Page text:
Symposium in Turkey debates changing aspects of hajj for Muslims

Thursday, April 1, 2021

The International Hajj Symposium, a three-day event organized by the Presidency of Religious Affairs (Diyanet) kicked off on Thursday in the capital Ankara. Turkish and foreign scholars will discuss how the sacred pilgrimage held every year in Saudi Arabia has changed amid the coronavirus pandemic, as well as other topics relating to the holy voyage, including women's health and the economy.

Entitled “Hajj In the Context of Changing and Developing Conditions,” the event comes at a time when the hajj will be held in a limited capacity.

In an opening speech, Diyanet head Ali Erbaş underlined that they want to bring a "new perspective" to the hajj and its organization in light of the new age we are in. “The symposium will discuss every aspect of hajj, from fiqh (Islamic jurisprudence) dimension to its sociological impact, cultural reflections to health and education. It will shed light on development of hajj organizations since the early days of Islam. It will seek answers to contemporary challenges to organizing hajj. I hope it will also offer a comprehensive response to assess the pilgrimage at the time of pandemic,” he said. Erbaş noted that it has been one year since the pandemic began and few were able to perform the pilgrimage last year, adding that since February 2020, people from a handful of countries were allowed to perform umrah, a lesser pilgrimage. “We pray to Allah that this pandemic will be over. Hajj is symbol of unity for the faithful. There is no other form of prayer that brings together such multitude of people from different races, languages, countries. The pandemic deprived us of this,” he expressed.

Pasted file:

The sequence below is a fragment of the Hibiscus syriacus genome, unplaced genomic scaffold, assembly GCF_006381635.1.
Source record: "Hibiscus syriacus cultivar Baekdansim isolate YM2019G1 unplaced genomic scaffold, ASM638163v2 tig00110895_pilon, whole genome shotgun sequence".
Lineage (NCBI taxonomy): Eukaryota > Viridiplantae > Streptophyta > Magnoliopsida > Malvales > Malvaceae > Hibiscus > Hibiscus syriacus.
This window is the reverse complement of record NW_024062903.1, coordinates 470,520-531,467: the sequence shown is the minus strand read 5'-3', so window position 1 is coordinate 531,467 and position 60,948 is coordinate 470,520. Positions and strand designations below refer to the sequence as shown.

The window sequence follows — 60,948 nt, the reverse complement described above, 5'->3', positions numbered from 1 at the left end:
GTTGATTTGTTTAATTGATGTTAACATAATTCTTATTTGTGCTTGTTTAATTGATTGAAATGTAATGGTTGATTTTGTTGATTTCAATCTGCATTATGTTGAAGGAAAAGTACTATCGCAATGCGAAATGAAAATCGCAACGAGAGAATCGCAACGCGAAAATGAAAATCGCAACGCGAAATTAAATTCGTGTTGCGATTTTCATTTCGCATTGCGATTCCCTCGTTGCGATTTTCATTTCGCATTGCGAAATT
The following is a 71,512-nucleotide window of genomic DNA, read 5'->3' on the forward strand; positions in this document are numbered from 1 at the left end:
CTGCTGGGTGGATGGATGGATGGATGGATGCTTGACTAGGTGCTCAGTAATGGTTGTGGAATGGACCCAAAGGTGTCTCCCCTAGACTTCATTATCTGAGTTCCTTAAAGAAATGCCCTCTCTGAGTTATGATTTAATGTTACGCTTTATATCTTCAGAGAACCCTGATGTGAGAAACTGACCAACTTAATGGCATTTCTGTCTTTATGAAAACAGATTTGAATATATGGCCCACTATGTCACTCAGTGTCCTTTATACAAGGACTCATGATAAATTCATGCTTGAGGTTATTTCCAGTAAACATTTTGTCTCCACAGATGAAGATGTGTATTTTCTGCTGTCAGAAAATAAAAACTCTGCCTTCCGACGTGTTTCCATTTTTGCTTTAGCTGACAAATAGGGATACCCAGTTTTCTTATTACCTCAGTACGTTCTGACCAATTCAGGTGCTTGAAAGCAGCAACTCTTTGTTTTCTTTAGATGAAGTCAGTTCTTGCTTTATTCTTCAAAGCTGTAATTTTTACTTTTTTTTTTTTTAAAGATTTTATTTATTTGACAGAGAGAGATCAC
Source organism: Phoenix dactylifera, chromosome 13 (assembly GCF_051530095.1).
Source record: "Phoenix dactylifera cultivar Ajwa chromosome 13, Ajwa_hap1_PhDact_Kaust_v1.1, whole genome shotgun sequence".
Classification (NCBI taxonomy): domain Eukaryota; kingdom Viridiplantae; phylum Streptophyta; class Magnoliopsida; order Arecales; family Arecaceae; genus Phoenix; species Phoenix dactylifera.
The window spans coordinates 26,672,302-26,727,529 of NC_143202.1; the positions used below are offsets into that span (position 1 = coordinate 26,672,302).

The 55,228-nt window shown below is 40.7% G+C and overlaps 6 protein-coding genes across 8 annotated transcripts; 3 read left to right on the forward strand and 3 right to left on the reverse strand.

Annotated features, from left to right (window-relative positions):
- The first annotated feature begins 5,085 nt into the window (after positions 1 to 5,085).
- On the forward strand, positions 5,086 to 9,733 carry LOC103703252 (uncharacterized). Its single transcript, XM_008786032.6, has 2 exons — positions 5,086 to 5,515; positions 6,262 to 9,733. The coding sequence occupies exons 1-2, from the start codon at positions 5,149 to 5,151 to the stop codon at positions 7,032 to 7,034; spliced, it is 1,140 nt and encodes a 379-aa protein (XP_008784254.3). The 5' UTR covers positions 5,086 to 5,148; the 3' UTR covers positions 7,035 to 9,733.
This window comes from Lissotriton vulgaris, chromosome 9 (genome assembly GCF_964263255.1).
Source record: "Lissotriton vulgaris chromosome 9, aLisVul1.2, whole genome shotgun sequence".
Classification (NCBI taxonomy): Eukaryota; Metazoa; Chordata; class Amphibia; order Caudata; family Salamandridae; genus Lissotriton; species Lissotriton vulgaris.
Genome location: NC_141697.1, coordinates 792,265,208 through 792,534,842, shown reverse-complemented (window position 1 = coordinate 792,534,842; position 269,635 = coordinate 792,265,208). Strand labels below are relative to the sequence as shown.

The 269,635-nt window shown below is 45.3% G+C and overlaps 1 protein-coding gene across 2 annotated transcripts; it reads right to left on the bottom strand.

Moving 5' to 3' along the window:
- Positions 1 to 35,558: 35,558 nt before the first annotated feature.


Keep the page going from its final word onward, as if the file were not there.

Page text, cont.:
Scholars from Sudan to Afghanistan, Kuwait, Germany, Malaysia, Canada and Pakistan are attending the symposium. Among the topics discussed at the event are the children’s pilgrimage, the time of stoning the devil (a ritual which is part of pilgrimage), women’s hajj and umrah in the context of privacy, objectives of religious laws on hajj canceled during the epidemic, hajj organization in free market conditions and the history of hajj practices.